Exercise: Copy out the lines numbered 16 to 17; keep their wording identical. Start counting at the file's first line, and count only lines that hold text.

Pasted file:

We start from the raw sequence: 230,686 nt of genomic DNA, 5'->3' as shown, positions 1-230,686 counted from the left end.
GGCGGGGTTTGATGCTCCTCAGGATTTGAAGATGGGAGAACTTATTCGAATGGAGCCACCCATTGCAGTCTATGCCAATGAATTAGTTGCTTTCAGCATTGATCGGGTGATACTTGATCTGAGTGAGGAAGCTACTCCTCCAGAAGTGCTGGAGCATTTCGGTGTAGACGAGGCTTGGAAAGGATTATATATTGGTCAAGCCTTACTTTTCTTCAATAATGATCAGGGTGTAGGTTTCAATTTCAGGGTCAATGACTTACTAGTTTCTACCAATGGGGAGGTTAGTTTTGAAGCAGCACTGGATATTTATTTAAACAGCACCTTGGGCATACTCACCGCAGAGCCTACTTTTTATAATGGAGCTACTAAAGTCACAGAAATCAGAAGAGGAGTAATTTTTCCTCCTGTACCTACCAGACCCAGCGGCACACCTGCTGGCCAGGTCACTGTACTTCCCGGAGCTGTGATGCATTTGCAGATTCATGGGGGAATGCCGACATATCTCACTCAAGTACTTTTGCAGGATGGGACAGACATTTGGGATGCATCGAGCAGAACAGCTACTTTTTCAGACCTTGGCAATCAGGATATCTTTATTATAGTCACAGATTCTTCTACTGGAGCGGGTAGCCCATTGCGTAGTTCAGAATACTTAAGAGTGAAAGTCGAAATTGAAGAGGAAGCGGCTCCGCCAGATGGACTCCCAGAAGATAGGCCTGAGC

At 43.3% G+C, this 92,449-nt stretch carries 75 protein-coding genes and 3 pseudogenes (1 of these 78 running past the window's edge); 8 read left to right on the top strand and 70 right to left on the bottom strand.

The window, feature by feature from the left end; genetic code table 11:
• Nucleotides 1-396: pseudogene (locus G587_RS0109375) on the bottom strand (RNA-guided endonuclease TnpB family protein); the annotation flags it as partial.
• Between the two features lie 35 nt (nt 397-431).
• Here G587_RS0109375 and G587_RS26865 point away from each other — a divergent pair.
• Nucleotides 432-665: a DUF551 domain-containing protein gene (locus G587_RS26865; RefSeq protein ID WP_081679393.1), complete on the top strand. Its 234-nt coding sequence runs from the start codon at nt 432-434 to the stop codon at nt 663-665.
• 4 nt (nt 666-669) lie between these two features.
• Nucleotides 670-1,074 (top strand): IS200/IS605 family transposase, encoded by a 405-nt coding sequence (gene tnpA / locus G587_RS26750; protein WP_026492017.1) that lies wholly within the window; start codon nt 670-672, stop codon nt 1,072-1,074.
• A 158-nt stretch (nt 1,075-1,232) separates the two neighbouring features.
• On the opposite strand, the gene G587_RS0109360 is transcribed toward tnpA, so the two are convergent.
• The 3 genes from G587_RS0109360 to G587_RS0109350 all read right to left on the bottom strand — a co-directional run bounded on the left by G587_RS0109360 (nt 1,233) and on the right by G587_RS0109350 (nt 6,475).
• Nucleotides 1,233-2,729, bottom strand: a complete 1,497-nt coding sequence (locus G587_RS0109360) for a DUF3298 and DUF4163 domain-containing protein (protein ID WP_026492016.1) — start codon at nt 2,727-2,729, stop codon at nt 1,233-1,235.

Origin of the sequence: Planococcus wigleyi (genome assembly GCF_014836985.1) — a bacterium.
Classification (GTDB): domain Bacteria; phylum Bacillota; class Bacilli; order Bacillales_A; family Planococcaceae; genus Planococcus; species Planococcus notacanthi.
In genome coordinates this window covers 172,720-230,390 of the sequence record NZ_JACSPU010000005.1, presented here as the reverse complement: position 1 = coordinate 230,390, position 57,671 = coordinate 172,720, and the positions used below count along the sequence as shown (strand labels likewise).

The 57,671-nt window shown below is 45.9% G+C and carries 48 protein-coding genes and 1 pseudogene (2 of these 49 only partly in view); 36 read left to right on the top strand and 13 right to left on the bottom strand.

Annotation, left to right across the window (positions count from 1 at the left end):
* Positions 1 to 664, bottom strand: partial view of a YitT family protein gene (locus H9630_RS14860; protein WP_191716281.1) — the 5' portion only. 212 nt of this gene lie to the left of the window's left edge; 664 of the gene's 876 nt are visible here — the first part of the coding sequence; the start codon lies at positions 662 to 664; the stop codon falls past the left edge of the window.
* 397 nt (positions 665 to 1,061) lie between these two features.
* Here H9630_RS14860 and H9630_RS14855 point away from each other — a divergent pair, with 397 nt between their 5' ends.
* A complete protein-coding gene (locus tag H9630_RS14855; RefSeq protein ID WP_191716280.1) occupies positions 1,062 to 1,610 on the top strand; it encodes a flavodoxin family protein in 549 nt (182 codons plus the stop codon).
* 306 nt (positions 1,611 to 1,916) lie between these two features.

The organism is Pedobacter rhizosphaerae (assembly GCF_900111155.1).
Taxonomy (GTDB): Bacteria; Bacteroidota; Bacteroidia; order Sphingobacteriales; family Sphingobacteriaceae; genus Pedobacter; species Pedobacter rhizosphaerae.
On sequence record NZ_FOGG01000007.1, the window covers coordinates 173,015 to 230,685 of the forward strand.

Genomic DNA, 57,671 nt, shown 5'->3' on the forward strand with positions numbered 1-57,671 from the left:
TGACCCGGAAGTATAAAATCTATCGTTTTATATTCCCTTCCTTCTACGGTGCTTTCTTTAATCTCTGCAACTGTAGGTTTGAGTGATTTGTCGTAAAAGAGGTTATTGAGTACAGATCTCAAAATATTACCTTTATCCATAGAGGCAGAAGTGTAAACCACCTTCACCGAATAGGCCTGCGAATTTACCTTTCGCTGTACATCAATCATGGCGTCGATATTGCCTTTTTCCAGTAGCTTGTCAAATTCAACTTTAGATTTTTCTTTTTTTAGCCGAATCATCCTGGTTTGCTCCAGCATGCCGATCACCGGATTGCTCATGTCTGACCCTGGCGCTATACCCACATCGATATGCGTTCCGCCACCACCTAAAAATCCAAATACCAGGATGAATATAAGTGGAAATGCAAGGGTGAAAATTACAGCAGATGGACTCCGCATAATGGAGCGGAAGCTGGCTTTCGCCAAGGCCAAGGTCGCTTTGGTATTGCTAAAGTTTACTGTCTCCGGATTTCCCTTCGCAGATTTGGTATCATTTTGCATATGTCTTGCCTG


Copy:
Classification (GTDB): domain Bacteria; phylum Bacillota; class Bacilli; order Bacillales_A; family Planococcaceae; genus Planococcus; species Planococcus notacanthi.
In genome coordinates this window covers 172,720-230,390 of the sequence record NZ_JACSPU010000005.1, presented here as the reverse complement: position 1 = coordinate 230,390, position 57,671 = coordinate 172,720, and the positions used below count along the sequence as shown (strand labels likewise).